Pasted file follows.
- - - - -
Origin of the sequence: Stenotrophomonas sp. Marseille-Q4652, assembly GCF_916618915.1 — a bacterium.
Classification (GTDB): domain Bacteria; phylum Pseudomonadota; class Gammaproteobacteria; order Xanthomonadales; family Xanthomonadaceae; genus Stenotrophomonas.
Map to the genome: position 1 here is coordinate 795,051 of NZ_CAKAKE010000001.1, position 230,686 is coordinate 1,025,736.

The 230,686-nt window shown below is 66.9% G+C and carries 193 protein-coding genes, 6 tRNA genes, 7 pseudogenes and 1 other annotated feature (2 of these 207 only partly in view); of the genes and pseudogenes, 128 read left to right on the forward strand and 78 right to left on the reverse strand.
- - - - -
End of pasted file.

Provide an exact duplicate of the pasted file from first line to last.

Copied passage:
Origin of the sequence: Stenotrophomonas sp. Marseille-Q4652, assembly GCF_916618915.1 — a bacterium.
Classification (GTDB): domain Bacteria; phylum Pseudomonadota; class Gammaproteobacteria; order Xanthomonadales; family Xanthomonadaceae; genus Stenotrophomonas.
Map to the genome: position 1 here is coordinate 795,051 of NZ_CAKAKE010000001.1, position 230,686 is coordinate 1,025,736.

The 230,686-nt window shown below is 66.9% G+C and carries 193 protein-coding genes, 6 tRNA genes, 7 pseudogenes and 1 other annotated feature (2 of these 207 only partly in view); of the genes and pseudogenes, 128 read left to right on the forward strand and 78 right to left on the reverse strand.